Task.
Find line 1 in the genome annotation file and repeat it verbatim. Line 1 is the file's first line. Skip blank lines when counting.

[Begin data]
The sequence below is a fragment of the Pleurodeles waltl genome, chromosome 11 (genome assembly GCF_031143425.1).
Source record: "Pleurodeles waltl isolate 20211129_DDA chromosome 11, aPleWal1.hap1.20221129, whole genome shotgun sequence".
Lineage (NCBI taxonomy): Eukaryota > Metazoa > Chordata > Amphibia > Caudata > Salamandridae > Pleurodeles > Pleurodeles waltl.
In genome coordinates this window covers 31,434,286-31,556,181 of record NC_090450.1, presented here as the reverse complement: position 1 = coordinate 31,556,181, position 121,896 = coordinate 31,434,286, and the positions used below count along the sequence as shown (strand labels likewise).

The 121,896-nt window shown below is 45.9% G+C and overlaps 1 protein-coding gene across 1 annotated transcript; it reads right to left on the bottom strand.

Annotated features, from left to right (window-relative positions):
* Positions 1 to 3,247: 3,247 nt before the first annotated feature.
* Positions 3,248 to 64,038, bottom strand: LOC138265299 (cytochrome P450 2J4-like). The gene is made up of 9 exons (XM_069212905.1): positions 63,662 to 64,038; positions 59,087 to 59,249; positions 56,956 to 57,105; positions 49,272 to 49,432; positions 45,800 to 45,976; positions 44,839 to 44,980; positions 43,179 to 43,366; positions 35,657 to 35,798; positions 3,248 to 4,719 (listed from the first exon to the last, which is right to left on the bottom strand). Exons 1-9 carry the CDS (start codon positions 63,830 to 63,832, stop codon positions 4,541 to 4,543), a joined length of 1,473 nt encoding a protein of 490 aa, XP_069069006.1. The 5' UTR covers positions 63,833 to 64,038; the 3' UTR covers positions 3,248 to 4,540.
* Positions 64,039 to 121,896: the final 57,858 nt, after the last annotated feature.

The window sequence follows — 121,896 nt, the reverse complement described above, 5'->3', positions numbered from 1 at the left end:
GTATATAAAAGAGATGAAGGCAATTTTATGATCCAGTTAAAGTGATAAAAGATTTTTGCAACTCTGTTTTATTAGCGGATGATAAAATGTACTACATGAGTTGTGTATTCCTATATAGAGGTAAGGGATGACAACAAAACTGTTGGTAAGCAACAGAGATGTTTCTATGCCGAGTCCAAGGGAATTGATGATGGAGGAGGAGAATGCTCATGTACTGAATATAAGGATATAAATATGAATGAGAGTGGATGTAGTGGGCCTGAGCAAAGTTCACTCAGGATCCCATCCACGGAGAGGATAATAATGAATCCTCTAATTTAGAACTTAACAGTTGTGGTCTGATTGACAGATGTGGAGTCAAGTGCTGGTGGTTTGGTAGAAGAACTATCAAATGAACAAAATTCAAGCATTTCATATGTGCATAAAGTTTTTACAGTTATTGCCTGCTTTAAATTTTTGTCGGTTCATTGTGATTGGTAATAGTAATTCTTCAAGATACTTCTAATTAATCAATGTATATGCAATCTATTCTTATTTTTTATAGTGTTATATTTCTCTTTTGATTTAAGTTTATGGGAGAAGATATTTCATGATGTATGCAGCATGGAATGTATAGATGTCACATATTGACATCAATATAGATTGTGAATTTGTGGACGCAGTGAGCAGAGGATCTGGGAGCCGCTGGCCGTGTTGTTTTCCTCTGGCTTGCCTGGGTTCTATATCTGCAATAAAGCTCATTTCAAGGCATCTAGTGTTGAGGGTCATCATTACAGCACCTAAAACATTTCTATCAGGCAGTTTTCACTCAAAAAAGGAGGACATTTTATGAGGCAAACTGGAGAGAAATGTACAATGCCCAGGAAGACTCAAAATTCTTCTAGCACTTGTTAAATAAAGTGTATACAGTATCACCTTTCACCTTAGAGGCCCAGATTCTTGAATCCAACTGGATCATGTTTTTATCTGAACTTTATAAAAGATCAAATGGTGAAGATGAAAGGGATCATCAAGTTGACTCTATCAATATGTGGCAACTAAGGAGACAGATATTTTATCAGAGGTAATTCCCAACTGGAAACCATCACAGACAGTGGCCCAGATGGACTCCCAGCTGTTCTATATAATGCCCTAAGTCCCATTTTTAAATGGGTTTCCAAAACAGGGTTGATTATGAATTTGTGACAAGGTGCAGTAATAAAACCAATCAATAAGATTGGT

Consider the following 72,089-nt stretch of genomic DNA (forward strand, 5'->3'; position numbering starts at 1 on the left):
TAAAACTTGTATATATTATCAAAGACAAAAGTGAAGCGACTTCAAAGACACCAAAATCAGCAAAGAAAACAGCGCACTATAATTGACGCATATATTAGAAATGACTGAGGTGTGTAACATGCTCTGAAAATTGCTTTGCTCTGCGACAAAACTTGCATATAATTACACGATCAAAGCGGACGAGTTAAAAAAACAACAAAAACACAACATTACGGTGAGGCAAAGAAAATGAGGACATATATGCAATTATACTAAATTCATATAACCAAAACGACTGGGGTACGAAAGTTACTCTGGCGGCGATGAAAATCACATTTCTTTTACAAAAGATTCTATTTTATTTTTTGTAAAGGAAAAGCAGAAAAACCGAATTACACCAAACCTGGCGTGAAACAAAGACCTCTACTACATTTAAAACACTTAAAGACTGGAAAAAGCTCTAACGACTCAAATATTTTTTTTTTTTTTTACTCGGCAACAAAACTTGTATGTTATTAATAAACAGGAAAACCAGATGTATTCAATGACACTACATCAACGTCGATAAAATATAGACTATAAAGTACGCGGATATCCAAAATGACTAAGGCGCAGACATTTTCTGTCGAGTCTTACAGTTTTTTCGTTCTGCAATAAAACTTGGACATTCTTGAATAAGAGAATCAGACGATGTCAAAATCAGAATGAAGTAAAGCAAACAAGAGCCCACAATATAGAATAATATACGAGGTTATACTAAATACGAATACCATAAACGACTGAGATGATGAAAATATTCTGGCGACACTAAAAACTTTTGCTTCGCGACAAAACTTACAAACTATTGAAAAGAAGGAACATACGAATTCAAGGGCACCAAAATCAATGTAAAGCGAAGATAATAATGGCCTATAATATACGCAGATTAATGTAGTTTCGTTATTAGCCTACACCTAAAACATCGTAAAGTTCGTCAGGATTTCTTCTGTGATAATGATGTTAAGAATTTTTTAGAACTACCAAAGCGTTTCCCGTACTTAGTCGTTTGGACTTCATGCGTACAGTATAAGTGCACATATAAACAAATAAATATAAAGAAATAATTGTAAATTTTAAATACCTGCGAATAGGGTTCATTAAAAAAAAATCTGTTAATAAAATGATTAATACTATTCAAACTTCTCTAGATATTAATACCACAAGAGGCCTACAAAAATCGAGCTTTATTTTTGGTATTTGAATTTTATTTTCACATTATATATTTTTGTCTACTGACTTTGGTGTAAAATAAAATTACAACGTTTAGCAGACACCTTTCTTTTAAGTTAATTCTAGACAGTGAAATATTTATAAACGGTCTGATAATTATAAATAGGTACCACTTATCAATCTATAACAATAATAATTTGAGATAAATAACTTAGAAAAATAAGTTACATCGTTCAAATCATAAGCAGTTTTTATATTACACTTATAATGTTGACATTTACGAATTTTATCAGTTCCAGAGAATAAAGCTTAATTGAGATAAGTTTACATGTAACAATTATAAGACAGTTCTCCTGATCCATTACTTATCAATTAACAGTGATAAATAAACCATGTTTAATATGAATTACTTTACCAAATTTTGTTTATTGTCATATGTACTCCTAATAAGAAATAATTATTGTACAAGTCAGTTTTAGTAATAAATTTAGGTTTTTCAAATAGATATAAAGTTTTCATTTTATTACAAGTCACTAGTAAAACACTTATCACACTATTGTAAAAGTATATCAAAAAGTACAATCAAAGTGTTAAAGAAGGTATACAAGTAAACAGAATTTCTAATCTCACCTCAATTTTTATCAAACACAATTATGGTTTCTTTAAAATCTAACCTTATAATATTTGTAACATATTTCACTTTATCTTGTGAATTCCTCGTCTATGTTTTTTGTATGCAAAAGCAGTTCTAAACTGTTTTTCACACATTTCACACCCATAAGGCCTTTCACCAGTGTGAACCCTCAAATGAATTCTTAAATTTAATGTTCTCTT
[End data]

The sequence below is a fragment of the Pleurodeles waltl genome, chromosome 11 (genome assembly GCF_031143425.1).